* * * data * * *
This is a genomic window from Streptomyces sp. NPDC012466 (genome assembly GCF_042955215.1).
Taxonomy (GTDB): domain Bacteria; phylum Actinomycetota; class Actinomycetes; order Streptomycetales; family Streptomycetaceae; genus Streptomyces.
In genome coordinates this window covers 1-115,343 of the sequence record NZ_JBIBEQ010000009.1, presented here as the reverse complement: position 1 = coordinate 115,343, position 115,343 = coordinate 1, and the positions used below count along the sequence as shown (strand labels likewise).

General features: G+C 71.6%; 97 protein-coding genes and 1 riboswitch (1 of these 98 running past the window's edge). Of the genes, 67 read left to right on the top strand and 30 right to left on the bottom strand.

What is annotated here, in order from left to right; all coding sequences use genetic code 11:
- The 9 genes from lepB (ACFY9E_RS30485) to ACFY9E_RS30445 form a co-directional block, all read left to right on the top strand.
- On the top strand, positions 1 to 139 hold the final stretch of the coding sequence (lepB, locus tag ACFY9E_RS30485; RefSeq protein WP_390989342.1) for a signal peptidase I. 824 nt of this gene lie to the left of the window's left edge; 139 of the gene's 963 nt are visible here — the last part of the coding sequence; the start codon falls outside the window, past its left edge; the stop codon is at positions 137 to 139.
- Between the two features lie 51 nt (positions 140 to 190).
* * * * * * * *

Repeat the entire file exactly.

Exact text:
This is a genomic window from Streptomyces sp. NPDC012466 (genome assembly GCF_042955215.1).
Taxonomy (GTDB): domain Bacteria; phylum Actinomycetota; class Actinomycetes; order Streptomycetales; family Streptomycetaceae; genus Streptomyces.
In genome coordinates this window covers 1-115,343 of the sequence record NZ_JBIBEQ010000009.1, presented here as the reverse complement: position 1 = coordinate 115,343, position 115,343 = coordinate 1, and the positions used below count along the sequence as shown (strand labels likewise).

General features: G+C 71.6%; 97 protein-coding genes and 1 riboswitch (1 of these 98 running past the window's edge). Of the genes, 67 read left to right on the top strand and 30 right to left on the bottom strand.

What is annotated here, in order from left to right; all coding sequences use genetic code 11:
- The 9 genes from lepB (ACFY9E_RS30485) to ACFY9E_RS30445 form a co-directional block, all read left to right on the top strand.
- On the top strand, positions 1 to 139 hold the final stretch of the coding sequence (lepB, locus tag ACFY9E_RS30485; RefSeq protein WP_390989342.1) for a signal peptidase I. 824 nt of this gene lie to the left of the window's left edge; 139 of the gene's 963 nt are visible here — the last part of the coding sequence; the start codon falls outside the window, past its left edge; the stop codon is at positions 137 to 139.
- Between the two features lie 51 nt (positions 140 to 190).